In conclusion, F-200iB is an ideal solution for large material handling applications with heavy payloads.
U037157M Yi Jinzhou
Posted by: robotnews | April 6, 2007

Cleanroom Robots

Basic Description

The LR Mate 200iB and M-6iB are the latest generation FANUC cleanroom robots.The LR Mate 200iB and M-6iB are six-axis, modular construction, AC electric servo-driven robots. They are optimized for operation in sensitive, contamination-controlled environments and occupy minimal floor space. Designed for superior performance in manufacturing and lab applications, both robots provide high throughput, industry-leading reliability, and sophisticated motion control for gentle part handling. Unlike “canister” form factor robots, the LR Mate 200iB and M-6iB can move along three-dimensional curved paths and approach any position from virtually any direction. Both models and their predecessors have an installed base in the tens of thousands.
The Solutions for:
1. Material handling
2. Machine tending
3. Assembly
4. Clean injection mold extraction
5. Dispensing

Industries served
1. Semiconductor
2. Magnetic media (hard drives, audio/videotapes)
3. Optical media (CDs, DVDs)
4. Laboratory automation
5. Medical devices
12.Clean plastics,1369,Robots+by+Application.html

—By U036546A Wu Lihua

Posted by: robotnews | April 6, 2007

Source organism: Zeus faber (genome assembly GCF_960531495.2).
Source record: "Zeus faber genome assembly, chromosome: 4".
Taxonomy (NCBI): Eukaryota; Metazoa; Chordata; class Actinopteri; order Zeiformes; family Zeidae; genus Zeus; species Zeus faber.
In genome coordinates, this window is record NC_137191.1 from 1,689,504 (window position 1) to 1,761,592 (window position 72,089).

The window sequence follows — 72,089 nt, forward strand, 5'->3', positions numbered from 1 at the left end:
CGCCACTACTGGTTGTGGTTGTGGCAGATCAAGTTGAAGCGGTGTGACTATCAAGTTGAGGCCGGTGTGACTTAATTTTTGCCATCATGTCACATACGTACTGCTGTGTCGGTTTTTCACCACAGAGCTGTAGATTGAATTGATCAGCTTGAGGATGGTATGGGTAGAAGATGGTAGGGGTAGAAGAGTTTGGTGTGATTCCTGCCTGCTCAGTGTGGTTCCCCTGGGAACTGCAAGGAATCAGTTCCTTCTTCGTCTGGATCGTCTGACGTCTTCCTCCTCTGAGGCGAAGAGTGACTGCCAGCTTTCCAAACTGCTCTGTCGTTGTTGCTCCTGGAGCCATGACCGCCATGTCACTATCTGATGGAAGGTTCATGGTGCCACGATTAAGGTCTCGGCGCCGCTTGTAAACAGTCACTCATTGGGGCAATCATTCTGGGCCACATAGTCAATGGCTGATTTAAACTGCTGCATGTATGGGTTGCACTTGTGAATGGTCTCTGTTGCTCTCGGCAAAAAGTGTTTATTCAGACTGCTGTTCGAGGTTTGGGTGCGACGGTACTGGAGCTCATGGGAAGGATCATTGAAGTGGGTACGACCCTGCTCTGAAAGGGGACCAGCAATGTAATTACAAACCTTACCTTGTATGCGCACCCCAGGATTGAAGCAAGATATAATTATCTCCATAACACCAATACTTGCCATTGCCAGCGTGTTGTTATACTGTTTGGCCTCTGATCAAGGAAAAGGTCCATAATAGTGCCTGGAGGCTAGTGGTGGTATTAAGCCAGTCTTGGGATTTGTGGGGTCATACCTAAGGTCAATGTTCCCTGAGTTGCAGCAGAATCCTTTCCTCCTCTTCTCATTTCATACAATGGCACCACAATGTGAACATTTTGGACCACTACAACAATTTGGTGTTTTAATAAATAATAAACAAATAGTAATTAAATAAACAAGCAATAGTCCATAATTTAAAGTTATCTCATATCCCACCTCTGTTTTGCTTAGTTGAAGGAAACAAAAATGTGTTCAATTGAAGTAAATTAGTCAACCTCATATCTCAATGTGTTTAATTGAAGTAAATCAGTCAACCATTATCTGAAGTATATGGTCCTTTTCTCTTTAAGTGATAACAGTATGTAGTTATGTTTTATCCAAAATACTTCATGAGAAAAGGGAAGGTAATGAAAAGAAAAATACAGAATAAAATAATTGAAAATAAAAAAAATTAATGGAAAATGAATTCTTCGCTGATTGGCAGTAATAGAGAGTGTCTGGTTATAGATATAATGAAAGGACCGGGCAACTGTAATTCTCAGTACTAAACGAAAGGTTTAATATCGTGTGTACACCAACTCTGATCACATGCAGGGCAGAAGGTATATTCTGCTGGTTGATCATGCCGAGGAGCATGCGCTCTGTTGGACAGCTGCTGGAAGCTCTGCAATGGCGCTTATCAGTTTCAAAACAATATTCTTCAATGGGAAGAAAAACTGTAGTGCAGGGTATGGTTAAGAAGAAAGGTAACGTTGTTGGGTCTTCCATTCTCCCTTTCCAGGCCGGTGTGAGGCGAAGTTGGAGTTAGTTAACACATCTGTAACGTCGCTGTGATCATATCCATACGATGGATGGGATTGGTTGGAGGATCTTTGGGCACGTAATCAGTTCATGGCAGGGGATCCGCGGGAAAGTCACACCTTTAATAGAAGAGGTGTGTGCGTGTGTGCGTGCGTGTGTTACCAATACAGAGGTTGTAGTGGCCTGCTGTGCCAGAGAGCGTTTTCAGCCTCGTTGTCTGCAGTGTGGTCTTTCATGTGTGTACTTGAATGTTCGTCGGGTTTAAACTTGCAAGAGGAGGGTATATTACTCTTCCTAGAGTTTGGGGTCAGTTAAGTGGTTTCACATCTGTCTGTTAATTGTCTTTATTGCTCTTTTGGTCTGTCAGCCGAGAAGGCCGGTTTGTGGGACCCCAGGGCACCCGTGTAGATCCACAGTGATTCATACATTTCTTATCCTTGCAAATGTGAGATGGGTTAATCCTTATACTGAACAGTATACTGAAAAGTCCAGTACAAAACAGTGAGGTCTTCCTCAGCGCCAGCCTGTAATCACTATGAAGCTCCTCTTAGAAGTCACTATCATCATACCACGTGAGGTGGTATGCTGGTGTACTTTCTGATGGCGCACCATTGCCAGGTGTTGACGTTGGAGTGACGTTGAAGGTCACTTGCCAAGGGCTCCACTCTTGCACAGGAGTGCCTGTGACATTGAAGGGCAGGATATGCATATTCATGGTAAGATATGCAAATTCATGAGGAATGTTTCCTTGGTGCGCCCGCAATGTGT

Reflecting Intelligence

For ages, the buzz word has been on abaout innovation, technology and the collaboration of these two to reflect intelligence in every walk of life. With IT software on one side and medicine on the other as the only 2 way streamlining processes that the student community flocks to, what is the one commonality that can still bridge the gap?, I wonder.

I have the answer right here: Medical Robots, their invention and continued contribution.

The first ever ‘heart bypass surgery’ was performed by 2-ft.-long robotic hands at Ohio State University Medical Center, Columbus. The metallic limbs enter the patient’s body through the narrow gaps between the ribs, cutting holes no bigger than a nickel.

However, this robot, a Da Vinci model as they call it, made by Intuitive Surgical of Mountain View, Calif. does not have a mind of its own. It stays controlled by professional doctors who use a console that looks very similar to that of a video gaming board says Dr. Randall Wolf.

Now George Mylonas of Imperial College London has developed motion compensation software that should allow the robotic surgeon to compensate for the motion of the beating heart, and operate on the organ without stopping it first.